A well-functioning team of employees is critical to any organization’s success. As all plant managers know, however, conflict is simply part of the job, which makes conflict resolution a critical skill for leadership. Unfortunately, conflict may not always be confronted in the healthiest of ways.
Recently, I consulted on and mediated a conflict between a foreman and one of his delivery drivers at a commercial HVAC manufacturing plant. The plant director had been unsuccessful in mediating the conflict himself, as he simply did not have the tools to do so, and the problem was only getting worse. In addition to their conflict creating productivity problems and delivery issues, it was now creating an atmosphere of tension among other team members. Factions were forming. Some workers were on the foreman’s side, while others were on the driver’s side, and now these entire groups of people were seemingly at odds. All of this was being led by an initial conflict between two individuals.
If there is one thing I have learned from coaching manufacturing workers in conflict, it’s that their managers tend to avoid these conflicts, hoping they will just “work themselves out” and disappear. Unfortunately, I typically get the call very late in the conflict when much damage has already been done.
Conflicts that go unconfronted tend to fester and spread. Not only could workers in conflict negatively affect morale and result in the loss of valuable employees, but the distraction of conflict could lead to a lapse in safety precautions at manufacturing plants or job sites and maybe, in worst cases, even lead to dangerous workplace sabotage. In manufacturing environments especially, conflict has the potential to lead to hazardous working conditions.
So, learning to mediate conflict between co-workers is a precious competency that can save time, money, and potentially lives and limbs. Here are four steps to help you quash a problem early.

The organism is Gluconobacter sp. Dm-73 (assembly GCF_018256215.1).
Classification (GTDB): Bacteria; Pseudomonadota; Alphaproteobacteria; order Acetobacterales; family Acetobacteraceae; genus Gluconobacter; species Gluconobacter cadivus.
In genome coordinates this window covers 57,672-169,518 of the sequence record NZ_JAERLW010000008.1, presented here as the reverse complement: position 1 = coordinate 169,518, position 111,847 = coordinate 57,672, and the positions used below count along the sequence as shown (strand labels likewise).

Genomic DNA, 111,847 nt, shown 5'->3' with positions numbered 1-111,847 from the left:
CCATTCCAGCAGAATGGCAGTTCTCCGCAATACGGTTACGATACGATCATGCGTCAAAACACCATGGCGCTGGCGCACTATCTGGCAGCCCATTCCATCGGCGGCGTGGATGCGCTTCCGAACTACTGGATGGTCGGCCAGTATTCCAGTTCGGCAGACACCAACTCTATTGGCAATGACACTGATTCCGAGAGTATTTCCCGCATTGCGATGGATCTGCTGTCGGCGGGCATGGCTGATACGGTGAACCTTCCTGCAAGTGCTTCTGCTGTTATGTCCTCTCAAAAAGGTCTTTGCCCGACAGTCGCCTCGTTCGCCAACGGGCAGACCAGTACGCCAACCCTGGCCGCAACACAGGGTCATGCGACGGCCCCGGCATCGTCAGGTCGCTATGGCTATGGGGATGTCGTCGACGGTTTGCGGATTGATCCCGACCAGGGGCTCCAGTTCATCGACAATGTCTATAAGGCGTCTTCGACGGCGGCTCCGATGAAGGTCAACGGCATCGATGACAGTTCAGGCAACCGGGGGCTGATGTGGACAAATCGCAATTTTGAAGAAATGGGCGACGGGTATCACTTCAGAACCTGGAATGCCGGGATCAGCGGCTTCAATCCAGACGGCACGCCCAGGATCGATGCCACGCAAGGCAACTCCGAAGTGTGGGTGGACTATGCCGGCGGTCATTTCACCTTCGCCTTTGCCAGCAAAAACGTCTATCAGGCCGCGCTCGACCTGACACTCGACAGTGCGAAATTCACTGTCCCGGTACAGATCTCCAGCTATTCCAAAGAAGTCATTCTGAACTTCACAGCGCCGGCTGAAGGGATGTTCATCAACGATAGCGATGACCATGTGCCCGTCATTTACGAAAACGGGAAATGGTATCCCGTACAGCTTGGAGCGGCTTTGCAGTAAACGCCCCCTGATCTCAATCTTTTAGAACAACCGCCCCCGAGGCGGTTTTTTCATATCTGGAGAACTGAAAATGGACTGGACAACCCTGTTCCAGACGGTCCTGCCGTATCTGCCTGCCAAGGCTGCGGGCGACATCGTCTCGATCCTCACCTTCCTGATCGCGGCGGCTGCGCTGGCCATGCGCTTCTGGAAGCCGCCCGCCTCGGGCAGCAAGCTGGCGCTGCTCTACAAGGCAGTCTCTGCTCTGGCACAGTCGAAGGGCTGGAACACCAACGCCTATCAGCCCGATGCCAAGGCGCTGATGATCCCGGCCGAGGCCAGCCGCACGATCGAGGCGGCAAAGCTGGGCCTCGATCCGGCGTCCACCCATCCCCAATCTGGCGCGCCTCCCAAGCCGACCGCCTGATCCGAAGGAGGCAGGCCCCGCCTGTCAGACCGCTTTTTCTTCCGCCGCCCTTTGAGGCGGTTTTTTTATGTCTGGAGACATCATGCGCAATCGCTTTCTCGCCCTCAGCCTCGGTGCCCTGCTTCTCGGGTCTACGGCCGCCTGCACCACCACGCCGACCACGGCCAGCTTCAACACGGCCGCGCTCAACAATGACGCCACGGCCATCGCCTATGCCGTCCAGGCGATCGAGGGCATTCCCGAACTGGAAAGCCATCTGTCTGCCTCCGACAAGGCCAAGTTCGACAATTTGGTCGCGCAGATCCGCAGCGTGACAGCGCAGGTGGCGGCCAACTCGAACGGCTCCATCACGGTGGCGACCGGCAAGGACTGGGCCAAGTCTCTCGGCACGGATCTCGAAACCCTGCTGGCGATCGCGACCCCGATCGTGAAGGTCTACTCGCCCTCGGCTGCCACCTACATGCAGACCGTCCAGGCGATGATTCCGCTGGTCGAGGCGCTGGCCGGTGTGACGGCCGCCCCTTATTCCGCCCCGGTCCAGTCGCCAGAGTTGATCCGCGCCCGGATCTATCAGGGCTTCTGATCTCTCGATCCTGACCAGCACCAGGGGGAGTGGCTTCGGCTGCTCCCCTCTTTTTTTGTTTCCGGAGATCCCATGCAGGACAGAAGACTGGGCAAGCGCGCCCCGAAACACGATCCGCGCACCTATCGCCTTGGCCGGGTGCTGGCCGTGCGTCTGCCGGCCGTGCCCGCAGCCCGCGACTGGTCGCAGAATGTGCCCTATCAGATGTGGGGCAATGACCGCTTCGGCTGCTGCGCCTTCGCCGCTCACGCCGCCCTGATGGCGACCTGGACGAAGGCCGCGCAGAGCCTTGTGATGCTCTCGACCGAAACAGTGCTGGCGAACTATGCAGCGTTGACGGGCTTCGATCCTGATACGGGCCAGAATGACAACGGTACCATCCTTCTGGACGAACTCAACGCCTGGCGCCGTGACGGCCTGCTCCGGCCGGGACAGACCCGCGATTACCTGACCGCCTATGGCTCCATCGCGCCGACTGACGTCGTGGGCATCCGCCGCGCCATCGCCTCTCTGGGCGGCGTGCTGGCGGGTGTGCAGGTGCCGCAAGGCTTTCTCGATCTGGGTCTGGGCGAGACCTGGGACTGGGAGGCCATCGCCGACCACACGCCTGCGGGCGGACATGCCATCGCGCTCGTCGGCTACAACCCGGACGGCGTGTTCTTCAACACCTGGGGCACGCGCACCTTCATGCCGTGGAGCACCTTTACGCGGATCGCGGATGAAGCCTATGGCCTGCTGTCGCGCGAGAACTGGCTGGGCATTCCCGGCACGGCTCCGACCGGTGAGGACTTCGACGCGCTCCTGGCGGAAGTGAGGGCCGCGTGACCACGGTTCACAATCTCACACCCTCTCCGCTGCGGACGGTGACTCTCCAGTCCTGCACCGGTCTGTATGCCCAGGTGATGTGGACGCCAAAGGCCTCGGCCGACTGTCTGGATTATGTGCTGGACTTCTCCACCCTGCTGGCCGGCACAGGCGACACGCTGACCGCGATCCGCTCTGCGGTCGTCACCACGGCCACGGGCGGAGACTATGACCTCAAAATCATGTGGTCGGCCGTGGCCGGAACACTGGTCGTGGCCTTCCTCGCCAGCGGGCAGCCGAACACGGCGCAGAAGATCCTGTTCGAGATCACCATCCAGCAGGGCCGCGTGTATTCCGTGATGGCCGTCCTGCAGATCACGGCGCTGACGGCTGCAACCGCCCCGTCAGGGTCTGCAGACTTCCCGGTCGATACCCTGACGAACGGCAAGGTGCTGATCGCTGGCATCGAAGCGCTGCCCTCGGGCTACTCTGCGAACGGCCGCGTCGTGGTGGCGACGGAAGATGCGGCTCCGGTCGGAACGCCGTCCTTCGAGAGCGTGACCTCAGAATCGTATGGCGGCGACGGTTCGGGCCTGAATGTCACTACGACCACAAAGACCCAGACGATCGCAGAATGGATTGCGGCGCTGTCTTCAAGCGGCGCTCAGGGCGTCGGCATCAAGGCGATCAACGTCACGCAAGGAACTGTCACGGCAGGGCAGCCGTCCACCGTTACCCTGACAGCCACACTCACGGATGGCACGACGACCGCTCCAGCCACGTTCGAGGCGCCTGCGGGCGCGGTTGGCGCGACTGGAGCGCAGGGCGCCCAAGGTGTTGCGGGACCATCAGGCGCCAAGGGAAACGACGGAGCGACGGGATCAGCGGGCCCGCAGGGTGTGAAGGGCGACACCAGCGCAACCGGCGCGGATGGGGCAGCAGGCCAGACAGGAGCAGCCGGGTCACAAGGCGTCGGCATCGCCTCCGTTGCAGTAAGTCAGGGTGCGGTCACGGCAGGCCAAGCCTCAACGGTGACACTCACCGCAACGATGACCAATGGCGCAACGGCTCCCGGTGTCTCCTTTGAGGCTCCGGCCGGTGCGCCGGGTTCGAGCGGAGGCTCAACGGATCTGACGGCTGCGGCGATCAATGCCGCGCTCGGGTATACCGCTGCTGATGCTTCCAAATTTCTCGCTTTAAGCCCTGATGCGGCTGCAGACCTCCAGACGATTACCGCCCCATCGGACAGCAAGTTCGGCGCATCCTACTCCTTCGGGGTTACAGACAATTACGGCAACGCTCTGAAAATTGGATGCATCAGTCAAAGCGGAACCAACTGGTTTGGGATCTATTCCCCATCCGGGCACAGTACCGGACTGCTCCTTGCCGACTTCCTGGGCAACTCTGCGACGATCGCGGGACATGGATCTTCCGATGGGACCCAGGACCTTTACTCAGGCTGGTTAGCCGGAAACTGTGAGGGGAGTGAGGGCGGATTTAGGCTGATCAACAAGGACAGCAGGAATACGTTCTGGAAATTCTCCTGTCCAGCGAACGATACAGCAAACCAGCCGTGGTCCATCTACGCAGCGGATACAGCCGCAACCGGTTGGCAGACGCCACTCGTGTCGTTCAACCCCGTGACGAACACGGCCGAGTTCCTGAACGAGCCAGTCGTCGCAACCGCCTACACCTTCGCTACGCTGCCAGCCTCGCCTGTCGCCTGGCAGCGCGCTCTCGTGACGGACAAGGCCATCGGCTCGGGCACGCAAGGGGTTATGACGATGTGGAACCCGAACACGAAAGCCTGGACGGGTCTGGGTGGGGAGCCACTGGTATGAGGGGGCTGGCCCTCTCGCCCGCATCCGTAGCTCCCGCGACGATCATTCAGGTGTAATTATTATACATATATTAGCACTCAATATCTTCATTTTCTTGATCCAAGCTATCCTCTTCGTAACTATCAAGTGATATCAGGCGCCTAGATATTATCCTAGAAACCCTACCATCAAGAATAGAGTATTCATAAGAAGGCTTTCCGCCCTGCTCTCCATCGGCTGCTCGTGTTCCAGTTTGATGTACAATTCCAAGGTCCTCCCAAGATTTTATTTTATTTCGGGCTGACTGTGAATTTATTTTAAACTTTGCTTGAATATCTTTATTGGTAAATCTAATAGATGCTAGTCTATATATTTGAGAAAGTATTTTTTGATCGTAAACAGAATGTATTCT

1. Invite the Conversation
Before you can start working toward a solution, you’ll have to gain a clear picture of the problem. Invite each of the individuals involved to confidential, one-on-one conversations with you.
Two things are critical for these initial conversations: confidentiality and neutrality. If employees are afraid of blowback or rumors as a result of what they say, they will be hesitant to disclose their experiences. Also, if either feels you’ve already taken a side, they are likely to respond defensively, in which case necessary compromise may become impossible. In order to hold a safe and impartial interview, it’s important to truly listen to each party separately and seriously consider their unique perspectives.
The interviews may become heated, but that’s OK. Hearing out your employees and being respectful is what can make the difference between a successful mediation and one that goes nowhere.
Validate and Take Notes
During these interviews, it’s best to validate what your employees express, even if you don’t necessarily agree with their perspectives. Validating helps get past the emotions and increases employees’ buy-in to move into a collaborative space to has out solutions.
Feel free to take notes during these meetings and read back what you’ve documented. This way of reflecting helps maintain clarity of the situation and lets your employees know you’re listening and actually taking them seriously. In each session, be sure to ask your employees what solutions they may be able to identify on their own. This will be helpful later.
2. Facilitate a Joint Meeting
Once you’ve spoken with both parties independently, you can determine whether it will be effective to facilitate a conversation between them. The only time it would be inappropriate to have the two conflicting employees come together is if the solution isn’t interpersonal but instead requires policy change. Otherwise, facilitating a conversation between them is in everyone’s best interest. As the leader, you’ll manage the conversation.
Some guidelines for how the dialogue should go:
- Set-up: Prior to the meeting, set up the room where there is a circle or triangle of chairs without anything else in the way. Although, if you prefer to sit around a desk in order to write, this should be fine.